This self-titled LP by A·R·E·Weapons, their first, is less the dawn of a musical movement than its culmination. Electroclash dutifully followed New York retro-rock, which saw bands like the Strokes and Yeah Yeah Yeahs ride the coattails of ’60s garage and ’70s punk further into the sun than either needed to be taken. Electroclash uses the same appropriationist strategy, only relying on early ’80s synth pop as a reference point. In terms of credibility anyway, it’s a sinking ship-electroclash appropriation isn’t due to any heady theoretical concerns, just lack of imagination.


    So at this particular moment, a pop album that sounds this fresh and this sexy delivers a twofold KO: it reveals retro-rock as a tired, easy solution to the very now feeling of musical boredom, and it drops a bomb on legions of wannabe electro-poseur bands-because this is the album they all wished they had made.

    A·R·E·WEAPONS is a very logical grouping of electronically-based musical influences: Suicide, Cabaret Voltaire, Big Black and underground hip-hop. This is dirty, funny, sexy and mistake-free music. It sets you up, it knocks you down. The setup: “Don’t Be Scared” and “Strange Dust,” the album’s first two songs.

    “Don’t Be Scared” is tinny synth, nasty beat, and Brain McPeck (yeah, Brain) gasping for air, yelling about some creep walking around alone, getting high, sucking dick, blowing off work. Matt McAuley’s big, fuzzy guitar riff leads into the chorus: “Dude, that’s cool/Dude, that’s cool…It’s fuckin’ awesome!” The protagonist of “Strange Dust” is another slimy character, a kid with glassy eyes and a razor blade playing Space Invaders on St. Mark’s Place. This one riffs on hip-hop, with an icy synth overlaid with a big bad beat and some incredible production courtesy of Marc Waterman. Can A·R·E·Weapons actually replicate this live? Skip around seamlessly from cold, precise hip-hop to messy guitar thrash? God, I hope so.

    With this album so stuffed with standout songs, it’s hard not to talk about each of them individually. “A·R·E·” (representing ‘Attitude/Raw/Energy’) is one of the many manifestos on A·R·E·WEAPONS, and finds them mixing Big Black and testosterone metal, effortlessly out-Detroiting all those new Detroit bands and all those new New York bands that try to sound like old Detroit bands.

    “Fuck You Pay Me” is more scummy hip-hop, and a good excuse to bring up A·R·E·Weapons’ ridiculous posturing and laughable attempts to sound threatening. This “fuck you” is probably directed at some restaurant boss who stiffed Brain a shift’s pay. “Street Gang” is straight Suicide, a generation removed from when violence was a real phenomenon for New York’s avant-garde community. A video game-y synth is coupled with a shivering, repetitive riff the kind that Martin Rev’s Casio belched out circa 1975. It’s not a romanticization of violence for the sake of territorial pride, it offers up violence as a plausible and logical action as a subversion of boredom, and this is the whole concept of this album.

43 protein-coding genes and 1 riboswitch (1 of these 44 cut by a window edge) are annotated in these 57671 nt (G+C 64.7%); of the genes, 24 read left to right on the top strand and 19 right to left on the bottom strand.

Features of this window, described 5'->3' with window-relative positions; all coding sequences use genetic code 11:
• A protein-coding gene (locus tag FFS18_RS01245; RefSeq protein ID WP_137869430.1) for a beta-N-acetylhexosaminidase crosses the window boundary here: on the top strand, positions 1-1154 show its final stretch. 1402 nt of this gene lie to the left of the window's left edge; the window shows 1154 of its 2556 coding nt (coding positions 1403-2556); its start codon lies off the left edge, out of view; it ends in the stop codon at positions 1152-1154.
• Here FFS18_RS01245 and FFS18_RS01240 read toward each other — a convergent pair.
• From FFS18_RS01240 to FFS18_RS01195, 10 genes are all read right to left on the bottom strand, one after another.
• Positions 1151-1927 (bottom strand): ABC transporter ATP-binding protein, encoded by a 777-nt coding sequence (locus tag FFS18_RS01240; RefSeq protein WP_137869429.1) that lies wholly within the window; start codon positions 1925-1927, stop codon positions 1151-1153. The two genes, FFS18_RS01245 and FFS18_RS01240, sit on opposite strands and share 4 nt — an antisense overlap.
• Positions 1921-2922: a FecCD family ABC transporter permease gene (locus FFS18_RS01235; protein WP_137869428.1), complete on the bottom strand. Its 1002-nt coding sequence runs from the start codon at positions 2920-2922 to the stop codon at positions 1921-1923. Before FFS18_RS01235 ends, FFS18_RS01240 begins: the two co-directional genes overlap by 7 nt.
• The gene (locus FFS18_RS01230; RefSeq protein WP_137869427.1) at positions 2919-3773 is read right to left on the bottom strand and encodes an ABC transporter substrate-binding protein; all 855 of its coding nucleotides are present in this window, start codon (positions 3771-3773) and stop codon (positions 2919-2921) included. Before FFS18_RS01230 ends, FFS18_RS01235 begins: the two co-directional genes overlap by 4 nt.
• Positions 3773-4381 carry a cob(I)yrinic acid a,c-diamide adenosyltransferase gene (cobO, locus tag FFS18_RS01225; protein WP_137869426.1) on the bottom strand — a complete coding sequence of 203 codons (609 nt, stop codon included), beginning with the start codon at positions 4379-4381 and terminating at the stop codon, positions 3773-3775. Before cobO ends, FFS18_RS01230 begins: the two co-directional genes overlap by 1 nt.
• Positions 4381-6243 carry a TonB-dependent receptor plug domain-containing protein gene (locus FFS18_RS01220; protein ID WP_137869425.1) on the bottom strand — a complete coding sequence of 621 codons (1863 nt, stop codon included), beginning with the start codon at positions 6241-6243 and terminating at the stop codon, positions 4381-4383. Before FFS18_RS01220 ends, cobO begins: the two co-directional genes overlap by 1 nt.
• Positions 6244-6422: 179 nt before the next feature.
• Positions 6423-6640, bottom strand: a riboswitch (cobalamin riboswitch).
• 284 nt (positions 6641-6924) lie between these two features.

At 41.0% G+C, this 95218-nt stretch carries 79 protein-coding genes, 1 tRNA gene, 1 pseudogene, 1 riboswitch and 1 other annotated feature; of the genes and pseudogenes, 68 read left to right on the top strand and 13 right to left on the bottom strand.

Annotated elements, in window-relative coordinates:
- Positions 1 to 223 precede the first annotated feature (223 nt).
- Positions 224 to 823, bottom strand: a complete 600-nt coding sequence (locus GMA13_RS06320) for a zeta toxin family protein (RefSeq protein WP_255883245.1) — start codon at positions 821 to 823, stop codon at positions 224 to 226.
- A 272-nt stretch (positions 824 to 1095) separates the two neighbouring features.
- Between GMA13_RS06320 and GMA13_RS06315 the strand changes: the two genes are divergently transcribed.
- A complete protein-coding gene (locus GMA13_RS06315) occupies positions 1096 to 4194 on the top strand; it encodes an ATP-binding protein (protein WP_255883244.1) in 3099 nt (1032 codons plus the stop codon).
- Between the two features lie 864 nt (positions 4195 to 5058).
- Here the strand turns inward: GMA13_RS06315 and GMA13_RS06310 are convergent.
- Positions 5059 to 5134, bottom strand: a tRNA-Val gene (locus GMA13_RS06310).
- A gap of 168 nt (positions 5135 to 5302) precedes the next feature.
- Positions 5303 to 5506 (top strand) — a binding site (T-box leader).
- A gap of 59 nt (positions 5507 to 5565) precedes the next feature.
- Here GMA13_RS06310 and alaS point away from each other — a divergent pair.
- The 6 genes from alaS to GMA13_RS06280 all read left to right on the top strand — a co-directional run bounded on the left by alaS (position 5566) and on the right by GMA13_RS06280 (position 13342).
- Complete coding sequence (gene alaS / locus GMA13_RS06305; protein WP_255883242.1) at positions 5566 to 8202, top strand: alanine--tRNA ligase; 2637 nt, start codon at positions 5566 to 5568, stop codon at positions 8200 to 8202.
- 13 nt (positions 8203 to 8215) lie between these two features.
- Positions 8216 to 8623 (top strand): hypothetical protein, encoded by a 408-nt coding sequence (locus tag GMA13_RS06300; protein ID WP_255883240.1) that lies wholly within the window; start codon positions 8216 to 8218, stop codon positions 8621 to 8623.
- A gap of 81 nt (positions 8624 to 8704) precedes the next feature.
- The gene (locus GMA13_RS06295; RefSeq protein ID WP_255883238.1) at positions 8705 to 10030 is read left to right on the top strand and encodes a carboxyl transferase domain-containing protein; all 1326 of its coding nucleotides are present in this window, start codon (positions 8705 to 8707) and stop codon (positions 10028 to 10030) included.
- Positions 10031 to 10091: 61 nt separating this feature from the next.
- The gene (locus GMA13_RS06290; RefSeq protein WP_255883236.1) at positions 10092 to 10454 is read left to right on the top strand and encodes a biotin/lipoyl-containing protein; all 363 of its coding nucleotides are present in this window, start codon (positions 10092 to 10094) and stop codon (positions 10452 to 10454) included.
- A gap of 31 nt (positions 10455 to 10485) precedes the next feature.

There’s a nagging temptation to read Brain’s proclamation “From skyway to subway, this is street gang turf” as the hoodlum’s reticent submission to a much bigger hood, global terrorism. Ditto when, in “A·R·E·,” he sings he’s “living in the murder zone.” But to accept these as political statements expressive of the fear and paranoia that gripped New York in late 2001 and 2002 would be to miss the point. This record is about the search for methods of individuation, and revealing what happens when parents either ignore their bored suburban kids or steer them toward forced homogenization. The clues are all right here — the “strange” kid playing Space Invaders with a razor blade is the most obvious — and that’s why it’s partly funny when Brain pretends to be threatening, and partly scary, because one need not dig so deep for examples of the homogenization of America resulting in alienation and violence.

    Hence “Hey World,” the surprisingly epic closer to A·R·E·WEAPONS, and an ode to the culture this band grew up in. The culture is typical suburban America: soccer practice, student elections, shitty radio stations. How to feel vital, to feel real when everyone else is just going through the motions? “Robbing and stealing,” according to Brain. “A bored kid is a dangerous kid.” It’s true, and on a larger level, this pervasive wave of nostalgia that continues to sweep music, urban fashion, and visual art seems like a desperate plea from A·R·E·Weapons’ (and my own) generation for an impossible do-over, to erase history starting from whenever everything got boring and everything became the same. Violence may not be a perfect solution to the problem, but at least it feels like living. So maybe A·R·E·WEAPONS carries some theoretical weight after all. And maybe this is the best debut album to come out of New York since The Ramones. Is it? Dude, it’s fuckin’ awesome.